However, it's worth noting that creative professionals from more traditional industries such as jewellery may not have access to the technology or contacts in their professional networks to help them explore emerging technologies like AI. This can lead to a divide between those who are able to embrace and utilize these technologies and those who are left behind. Organizations like JDMIS can play a role to minimise this. By working with employers to understand the impact of these technologies and helping to ensure that the skills our students learn remain relevant and useful, we can help to bridge this gap and ensure that our graduates are well-equipped to succeed in an ever-changing industry.

There is indeed concern amongst creative communities about the impact of AI on their industries. Many worry that the use of AI will lead to the automation of certain tasks, leading to job loss and a decrease in the need for human creative professionals. This is especially true in industries such as jewellery, where traditional techniques and craftsmanship are highly valued.

What we must remember is that AI is not meant to replace human designers and craftsmen, but rather to enhance their productivity and allow them to focus on the more creative aspects of their work. While AI can generate ideas and concepts quickly, it still requires human input and expertise to turn those ideas into commercially practical and manufacturable pieces. Moreover, the hardest part of being a successful designer is not sketching ideas – but identifying those ideas that, when taken to market, together with a well-executed brand and customer experience, will lead to stunning, lasting and saleable jewellery.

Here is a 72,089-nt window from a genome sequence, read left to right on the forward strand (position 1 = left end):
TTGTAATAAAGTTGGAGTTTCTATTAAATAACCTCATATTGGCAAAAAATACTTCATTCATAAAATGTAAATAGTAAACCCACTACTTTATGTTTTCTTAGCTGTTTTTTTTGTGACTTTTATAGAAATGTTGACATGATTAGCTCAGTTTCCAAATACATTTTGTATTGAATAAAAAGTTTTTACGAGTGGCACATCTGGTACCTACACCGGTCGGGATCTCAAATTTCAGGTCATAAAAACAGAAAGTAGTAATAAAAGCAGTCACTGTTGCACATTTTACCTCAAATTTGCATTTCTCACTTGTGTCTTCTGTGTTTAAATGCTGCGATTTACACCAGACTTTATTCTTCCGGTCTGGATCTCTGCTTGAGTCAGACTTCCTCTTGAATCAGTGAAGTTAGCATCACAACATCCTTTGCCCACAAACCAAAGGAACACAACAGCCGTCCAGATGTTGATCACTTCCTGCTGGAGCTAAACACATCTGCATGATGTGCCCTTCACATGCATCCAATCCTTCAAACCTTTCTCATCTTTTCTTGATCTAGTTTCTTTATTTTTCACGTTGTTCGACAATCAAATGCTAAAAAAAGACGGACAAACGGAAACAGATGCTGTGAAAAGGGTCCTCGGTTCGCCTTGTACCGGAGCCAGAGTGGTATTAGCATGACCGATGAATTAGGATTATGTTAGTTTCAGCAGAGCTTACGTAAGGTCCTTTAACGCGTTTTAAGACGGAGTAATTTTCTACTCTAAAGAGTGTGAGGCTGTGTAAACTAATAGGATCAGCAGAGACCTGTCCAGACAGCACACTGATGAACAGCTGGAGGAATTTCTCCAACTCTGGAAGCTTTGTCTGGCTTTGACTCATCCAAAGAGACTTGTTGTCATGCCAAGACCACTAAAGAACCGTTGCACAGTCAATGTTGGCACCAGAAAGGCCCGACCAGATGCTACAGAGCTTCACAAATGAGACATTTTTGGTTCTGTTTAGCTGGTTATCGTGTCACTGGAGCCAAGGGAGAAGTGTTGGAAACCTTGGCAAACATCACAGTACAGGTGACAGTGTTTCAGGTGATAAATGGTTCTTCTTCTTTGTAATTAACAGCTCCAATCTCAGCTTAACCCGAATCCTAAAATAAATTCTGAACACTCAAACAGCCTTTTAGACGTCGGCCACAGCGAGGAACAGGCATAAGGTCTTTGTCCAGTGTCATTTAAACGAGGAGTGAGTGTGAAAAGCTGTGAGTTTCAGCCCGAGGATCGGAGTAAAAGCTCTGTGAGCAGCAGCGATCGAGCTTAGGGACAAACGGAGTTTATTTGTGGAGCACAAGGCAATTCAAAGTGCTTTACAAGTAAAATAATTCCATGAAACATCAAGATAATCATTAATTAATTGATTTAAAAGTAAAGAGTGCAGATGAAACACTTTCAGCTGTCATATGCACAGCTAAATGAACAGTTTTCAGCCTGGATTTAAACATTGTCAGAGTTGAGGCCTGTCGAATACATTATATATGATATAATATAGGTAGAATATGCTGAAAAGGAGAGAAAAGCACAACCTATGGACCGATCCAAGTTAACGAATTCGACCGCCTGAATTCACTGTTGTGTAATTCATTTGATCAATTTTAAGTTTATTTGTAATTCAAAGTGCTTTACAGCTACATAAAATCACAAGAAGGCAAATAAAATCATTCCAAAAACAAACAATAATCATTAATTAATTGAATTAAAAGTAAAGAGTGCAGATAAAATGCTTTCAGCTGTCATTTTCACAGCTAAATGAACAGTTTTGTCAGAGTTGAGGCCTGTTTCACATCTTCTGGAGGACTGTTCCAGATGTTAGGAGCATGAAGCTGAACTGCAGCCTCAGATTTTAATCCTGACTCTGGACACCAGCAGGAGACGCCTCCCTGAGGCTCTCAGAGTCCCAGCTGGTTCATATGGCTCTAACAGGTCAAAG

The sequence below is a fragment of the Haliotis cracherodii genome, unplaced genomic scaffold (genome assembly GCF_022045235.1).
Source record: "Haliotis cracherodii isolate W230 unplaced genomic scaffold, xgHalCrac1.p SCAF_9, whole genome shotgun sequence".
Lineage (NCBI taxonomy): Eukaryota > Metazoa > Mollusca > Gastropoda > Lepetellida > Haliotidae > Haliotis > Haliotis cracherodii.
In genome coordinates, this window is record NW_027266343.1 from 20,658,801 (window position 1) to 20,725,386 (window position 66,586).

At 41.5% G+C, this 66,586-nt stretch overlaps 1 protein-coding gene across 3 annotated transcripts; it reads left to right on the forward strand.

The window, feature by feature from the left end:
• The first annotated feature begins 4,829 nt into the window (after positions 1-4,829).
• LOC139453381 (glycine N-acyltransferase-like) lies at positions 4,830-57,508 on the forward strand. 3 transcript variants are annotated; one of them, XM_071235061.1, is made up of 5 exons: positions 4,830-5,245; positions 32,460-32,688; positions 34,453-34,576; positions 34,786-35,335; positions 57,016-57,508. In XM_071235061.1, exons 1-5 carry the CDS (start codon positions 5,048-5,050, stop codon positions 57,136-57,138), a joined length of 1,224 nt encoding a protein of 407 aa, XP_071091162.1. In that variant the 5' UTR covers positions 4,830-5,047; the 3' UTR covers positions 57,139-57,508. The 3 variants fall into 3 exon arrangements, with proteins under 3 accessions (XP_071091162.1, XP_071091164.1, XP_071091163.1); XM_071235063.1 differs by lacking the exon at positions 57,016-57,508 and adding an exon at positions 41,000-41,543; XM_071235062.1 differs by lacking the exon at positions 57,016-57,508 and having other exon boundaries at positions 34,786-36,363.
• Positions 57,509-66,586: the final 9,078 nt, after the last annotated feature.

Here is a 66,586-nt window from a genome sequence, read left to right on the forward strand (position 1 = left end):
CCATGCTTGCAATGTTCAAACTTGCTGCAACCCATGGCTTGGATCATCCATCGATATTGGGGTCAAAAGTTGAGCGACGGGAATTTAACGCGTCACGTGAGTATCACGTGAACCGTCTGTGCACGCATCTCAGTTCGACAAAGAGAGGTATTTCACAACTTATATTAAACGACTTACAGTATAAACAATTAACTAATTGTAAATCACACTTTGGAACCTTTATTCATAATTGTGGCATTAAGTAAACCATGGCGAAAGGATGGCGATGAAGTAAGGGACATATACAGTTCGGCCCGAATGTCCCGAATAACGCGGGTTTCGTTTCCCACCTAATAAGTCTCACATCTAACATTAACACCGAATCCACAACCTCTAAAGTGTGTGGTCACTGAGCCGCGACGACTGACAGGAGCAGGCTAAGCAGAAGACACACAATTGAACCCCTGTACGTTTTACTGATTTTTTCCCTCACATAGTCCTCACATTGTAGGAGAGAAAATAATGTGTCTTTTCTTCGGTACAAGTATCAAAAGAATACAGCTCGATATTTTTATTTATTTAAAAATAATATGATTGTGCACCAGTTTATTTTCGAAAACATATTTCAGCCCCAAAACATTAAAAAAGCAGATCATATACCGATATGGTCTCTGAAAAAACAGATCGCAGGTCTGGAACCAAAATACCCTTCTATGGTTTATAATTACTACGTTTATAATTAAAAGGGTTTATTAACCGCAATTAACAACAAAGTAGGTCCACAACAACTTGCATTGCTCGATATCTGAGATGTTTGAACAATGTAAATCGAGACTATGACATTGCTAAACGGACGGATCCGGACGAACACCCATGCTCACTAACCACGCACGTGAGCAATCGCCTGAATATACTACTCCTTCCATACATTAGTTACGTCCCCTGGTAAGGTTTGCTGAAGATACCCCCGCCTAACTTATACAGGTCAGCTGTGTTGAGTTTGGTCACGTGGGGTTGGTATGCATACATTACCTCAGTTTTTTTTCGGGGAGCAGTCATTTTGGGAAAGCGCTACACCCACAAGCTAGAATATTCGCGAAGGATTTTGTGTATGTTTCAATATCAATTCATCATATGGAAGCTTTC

Picture of a diamond fox AI-generated ring design

In fact, the use of AI in the jewellery industry can actually create new job opportunities for designers and craftsmen. For example, new ‘design’ roles may be needed to program and train AI systems to generate specific types of concepts or to work with new materials. Similarly, if the AI revolution spurs an increase in customization or trend toward uniqueness, more craftsmen may be needed to bring the wider range of designs to life, using their expertise in traditional techniques such as casting, soldering, and setting.

We believe that the future of the jewellery industry is bright, and that the use of AI and other emerging technologies will only serve to enhance the creativity and craftsmanship of human designers and craftsmen. By embracing these technologies and staying at the forefront of the industry, we can continue to create beautiful and innovative pieces that are treasured by people all over the world.


I'd love to hear your thoughts, concerns, and experiences with AI in jewellery! Please leave a comment and let us know what you think about the future of our industry and the role that AI will play in it.

Tanja


We installed Stable Diffusion on a few of our computer lab PCs and left them to generate several hundred jewellery designs.... not all were great, but there were lots of surprises! Below are a small selection of some of the more 'jewellery-looking' outputs that came from a variety of prompting experiments:
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All images above were created with Stable Diffusion, an open-source text to image latent diffusion AI model created by Stability.AI and released to the public in 2022. You can find out more on their github page: https://github.com/Stability-AI/stablediffusion. This amazing tool is not just open source, but thanks to a very active community growing around AI image generation, there are even simple, non-technical installation options for those that want to try it out for yourselves! What amazing times!